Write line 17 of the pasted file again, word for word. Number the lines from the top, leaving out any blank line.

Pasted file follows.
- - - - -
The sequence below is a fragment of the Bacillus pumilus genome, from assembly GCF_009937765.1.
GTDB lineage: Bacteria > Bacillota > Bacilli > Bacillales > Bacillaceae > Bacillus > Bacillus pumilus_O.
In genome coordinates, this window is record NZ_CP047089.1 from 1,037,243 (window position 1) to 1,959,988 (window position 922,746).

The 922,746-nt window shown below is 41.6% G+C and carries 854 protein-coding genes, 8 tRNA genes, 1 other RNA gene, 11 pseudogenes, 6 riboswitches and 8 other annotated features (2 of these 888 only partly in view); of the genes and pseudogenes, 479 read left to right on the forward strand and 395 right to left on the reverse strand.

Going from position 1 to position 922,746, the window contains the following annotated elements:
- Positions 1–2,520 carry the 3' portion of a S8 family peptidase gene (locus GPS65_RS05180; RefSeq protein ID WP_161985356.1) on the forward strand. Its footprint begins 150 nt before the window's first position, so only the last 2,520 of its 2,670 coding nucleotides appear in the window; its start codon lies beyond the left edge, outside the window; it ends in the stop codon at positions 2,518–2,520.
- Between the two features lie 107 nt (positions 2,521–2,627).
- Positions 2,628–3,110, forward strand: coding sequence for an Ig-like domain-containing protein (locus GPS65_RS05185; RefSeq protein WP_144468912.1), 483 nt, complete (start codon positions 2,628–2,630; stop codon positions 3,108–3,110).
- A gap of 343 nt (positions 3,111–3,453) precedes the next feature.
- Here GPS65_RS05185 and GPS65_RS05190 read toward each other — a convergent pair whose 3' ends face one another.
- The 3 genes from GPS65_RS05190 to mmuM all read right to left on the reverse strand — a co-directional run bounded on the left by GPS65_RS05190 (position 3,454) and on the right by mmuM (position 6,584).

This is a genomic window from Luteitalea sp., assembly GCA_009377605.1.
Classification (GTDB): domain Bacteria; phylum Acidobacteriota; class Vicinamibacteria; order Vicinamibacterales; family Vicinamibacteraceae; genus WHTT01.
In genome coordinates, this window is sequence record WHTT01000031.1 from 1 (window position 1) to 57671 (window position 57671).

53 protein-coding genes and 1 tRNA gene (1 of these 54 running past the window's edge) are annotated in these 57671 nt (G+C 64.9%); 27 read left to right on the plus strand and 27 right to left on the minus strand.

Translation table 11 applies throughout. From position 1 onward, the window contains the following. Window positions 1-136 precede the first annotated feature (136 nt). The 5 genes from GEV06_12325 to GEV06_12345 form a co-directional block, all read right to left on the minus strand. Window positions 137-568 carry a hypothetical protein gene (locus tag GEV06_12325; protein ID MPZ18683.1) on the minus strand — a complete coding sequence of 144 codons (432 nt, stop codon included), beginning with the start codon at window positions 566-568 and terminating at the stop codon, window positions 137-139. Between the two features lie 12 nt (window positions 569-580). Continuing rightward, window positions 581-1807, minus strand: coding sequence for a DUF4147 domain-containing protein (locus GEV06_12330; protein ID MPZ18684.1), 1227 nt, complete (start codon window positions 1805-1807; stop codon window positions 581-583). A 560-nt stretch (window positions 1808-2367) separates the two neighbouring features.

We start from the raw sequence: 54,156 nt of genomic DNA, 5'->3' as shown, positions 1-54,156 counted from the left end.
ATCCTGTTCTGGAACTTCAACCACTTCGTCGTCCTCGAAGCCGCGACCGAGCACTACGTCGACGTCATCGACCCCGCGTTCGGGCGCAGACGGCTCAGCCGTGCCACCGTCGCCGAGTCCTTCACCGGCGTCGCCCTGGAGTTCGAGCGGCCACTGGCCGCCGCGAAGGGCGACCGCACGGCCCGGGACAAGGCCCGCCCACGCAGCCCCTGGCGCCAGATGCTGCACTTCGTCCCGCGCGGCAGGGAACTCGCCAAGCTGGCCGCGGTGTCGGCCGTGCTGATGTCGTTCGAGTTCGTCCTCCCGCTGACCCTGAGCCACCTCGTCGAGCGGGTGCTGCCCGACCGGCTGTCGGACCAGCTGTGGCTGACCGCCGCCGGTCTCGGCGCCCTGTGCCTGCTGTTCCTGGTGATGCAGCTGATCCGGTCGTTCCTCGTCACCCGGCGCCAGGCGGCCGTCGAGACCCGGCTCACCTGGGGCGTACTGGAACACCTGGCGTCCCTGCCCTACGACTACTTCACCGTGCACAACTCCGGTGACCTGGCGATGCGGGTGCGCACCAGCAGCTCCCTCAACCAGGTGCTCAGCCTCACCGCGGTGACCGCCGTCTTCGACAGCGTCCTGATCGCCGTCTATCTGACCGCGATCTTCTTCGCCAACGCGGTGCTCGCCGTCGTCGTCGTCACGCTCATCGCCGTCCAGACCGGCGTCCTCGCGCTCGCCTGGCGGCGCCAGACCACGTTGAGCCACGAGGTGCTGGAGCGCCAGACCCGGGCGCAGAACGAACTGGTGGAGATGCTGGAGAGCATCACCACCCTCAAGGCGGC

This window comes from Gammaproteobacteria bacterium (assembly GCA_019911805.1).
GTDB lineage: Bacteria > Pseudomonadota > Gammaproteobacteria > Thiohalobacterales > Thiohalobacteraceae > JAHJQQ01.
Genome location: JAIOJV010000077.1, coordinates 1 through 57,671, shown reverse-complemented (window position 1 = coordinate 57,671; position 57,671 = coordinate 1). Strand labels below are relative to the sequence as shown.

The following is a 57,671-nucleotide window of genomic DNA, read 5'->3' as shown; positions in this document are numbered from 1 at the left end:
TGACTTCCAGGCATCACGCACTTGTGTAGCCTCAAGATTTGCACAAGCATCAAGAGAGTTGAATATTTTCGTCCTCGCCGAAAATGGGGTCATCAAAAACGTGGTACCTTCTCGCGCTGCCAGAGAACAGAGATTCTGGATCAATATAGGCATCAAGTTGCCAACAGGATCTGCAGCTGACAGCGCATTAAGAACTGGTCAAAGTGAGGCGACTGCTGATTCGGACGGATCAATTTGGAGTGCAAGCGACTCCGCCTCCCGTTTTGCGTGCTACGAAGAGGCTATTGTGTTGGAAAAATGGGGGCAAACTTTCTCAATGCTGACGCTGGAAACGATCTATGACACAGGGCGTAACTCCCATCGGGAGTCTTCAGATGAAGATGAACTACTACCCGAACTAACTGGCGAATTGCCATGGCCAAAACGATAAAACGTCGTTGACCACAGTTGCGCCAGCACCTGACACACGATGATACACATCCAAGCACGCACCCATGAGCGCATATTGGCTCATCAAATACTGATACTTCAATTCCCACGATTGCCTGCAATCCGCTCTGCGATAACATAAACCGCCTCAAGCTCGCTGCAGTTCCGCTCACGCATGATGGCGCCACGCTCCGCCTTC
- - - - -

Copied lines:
We start from the raw sequence: 54,156 nt of genomic DNA, 5'->3' as shown, positions 1-54,156 counted from the left end.